I got an interesting call from another agent this week that got me thinking...thus, also got me blogging.
She was working with a client who found a great loft at Werthan Mills (the same condos, coincidentally, where I have lived since 2006). He loved the place! But not the view. He was concerned that the unit he was considering looked out over a Metro Nashville Development Authority Housing Community, Cheatham Place.
Looking out on that community made him feel guilt. Guilt that he had so much and that the people he was looking down at did not.
I was touched. Touched that she came to me to ask for more information on how I feel about that. (For the record: I share the same view as her client - definitely not the same perspective, though.) Touched that her client shared such honest feelings.
I shared my perspective with her - and subsequently, in this blog, with others.
I live in the urban core - a neighborhood on the border of Germantown and Salemtown in Nashville. This neighborhood is filled with that something unique and special - DIVERSITY - that is so rare in the fabric of our suburbs. There are people of all incomes, races, religions...I call it the spice that keeps our neighborhood from tasting bland.
Looking back to when Boz and I moved here in 2006; we heard sirens at 1AM on our first night. They came from Cheatham Place. We both woke up when we heard them. And we made assumptions that I am ashamed of today.
The next day, I ventured out to learn a little more about Cheatham Place, which I had heard would someday be torn down and redeveloped into some fabulous housing community. The greyhounds and I went on a walk through the community. And, since neither of us has ever met a stranger, we made some friends. And over the years, we have learned a lot that has changed our view of the Cheatham Place neighbors.
I was lucky enough to meet Peaches, the sensational woman who manages the public housing program for Metro Nashville, whose office is across the street and next to Cheatham Place. She introduced me to the property manager, who explained those sirens I heard were an ambulance. Many of the residents of Cheatham Place are older, with limited health resources...ambulances are actually some of the only sirens we hear there.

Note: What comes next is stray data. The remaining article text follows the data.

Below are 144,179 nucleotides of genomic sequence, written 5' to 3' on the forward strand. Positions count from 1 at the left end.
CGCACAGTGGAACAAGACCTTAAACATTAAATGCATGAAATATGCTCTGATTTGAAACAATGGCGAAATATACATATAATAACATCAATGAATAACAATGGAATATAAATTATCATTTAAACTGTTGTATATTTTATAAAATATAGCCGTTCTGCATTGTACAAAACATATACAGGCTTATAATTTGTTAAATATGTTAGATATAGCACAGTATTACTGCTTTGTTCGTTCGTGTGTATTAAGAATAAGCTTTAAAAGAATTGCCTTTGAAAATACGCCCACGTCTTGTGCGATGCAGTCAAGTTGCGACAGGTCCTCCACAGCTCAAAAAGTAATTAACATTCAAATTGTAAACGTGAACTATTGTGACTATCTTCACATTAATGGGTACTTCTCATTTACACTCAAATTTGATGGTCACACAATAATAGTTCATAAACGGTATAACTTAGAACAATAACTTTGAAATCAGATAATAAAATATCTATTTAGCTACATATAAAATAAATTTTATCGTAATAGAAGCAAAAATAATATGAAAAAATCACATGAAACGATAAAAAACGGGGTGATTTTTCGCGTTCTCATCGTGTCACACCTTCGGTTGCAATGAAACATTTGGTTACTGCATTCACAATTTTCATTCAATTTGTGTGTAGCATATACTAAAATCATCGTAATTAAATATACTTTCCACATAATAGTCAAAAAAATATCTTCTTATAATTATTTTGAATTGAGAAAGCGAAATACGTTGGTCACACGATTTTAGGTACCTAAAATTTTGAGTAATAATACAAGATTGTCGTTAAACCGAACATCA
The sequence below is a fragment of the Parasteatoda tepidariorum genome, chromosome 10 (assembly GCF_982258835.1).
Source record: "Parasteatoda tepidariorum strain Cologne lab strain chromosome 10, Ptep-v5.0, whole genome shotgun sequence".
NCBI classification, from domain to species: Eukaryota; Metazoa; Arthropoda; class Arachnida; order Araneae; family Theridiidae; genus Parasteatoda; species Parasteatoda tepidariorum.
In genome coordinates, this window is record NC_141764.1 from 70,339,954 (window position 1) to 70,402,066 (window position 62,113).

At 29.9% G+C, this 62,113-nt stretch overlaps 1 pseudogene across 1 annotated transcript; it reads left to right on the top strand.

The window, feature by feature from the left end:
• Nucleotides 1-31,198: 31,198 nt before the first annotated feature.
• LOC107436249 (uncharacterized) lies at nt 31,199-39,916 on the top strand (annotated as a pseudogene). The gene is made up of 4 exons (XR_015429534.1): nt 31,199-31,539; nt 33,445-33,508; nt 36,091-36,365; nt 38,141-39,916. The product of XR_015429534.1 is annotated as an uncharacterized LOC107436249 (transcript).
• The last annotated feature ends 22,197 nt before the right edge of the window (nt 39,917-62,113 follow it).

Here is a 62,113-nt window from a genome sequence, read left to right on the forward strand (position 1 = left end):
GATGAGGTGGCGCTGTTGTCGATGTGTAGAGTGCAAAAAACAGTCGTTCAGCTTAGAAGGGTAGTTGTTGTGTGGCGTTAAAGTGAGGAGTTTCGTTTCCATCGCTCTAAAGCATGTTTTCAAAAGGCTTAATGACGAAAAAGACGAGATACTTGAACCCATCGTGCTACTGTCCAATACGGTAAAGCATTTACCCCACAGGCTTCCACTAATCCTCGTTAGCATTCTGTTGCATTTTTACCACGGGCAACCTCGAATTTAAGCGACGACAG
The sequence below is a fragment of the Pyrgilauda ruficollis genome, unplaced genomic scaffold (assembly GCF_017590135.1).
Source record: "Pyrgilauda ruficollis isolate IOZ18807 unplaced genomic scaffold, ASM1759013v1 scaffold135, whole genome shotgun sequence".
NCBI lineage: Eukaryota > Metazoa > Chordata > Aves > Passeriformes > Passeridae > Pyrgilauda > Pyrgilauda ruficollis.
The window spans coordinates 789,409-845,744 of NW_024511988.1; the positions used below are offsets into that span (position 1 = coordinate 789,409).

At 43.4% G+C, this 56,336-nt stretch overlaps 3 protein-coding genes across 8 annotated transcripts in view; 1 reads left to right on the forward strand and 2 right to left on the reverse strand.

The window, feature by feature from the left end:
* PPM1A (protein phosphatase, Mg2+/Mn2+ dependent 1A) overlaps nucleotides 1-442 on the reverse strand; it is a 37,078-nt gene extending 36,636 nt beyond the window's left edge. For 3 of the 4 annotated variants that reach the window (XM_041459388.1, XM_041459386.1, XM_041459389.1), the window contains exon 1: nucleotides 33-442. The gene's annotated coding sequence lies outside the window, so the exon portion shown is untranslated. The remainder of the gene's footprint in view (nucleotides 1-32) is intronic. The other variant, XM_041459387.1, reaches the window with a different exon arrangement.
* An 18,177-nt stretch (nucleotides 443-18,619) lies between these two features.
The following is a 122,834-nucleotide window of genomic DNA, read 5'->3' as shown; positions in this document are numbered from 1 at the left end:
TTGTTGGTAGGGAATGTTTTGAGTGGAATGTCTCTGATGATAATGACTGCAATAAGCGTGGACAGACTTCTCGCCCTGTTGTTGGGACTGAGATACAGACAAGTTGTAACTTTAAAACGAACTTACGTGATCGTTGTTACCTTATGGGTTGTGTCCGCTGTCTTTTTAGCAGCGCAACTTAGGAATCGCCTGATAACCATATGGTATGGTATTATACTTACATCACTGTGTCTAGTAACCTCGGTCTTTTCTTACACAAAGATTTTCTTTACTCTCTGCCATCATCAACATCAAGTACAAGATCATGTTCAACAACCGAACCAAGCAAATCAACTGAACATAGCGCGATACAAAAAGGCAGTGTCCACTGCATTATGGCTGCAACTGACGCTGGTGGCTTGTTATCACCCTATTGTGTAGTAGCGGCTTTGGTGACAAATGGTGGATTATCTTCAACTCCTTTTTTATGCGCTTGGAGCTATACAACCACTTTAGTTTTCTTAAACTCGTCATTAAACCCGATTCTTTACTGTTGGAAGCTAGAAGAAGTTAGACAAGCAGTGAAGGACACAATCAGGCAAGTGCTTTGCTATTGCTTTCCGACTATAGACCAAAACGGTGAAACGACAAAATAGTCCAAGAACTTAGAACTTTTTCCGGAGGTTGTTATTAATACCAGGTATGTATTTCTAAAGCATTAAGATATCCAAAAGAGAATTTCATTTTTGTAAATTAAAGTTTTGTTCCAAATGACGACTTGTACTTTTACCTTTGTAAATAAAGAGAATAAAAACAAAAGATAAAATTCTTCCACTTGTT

Why not police cars? Turns out Cheatham Place is on the National Historic Register. It is an exceptionally well maintained community with long waiting lists to get in and close to a zero tolerance policy when it comes to bad behavior.
Over the years, Werthan and Cheatham have built a special relationship. There are many stories of this friendship, here are just a few:
- One of my Werthan neighbors does light errands and grocery shopping for an elderly Cheatham resident. She was surprised to see a fridge full of casseroles and prepared meals when she first dropped off groceries. The resident explained that ladies in her church across the street bring her more food than she could possibly eat, so she shares with other needy neighbors on a regular basis.
- Werthan organizes an annual Christmas gift drive for the Cheatham Place kids. As is typical of these events, the gift to us if far greater than the gifts the kids receive.
- We also teamed up with the kids of Cheatham Place to spend an afternoon painting the NumberWall mural on 8th Avenue
So, I explained to that agent the view of Cheatham Place from where I sit on my Werthan balcony:
- I see camaraderie as neighbors share the bounty of their lives with a community of friends and family during picnics and gatherings on our beautiful Nashville spring afternoons
- I see fellowship at the Friday Fish Fry of the adjacent Baptist Church
- I hear laughter of the children from both of our communities playing in the fire hydrants opened by the local firemen during the hot months of summer
- I feel hope for people who are getting help from our city to improve their lives and raise happy, healthy families
- I have respect for these people who have become my friends and neighbors.
So that's my view from the balcony...If you're considering Germantown or Salemtown, I hope this perspective helps.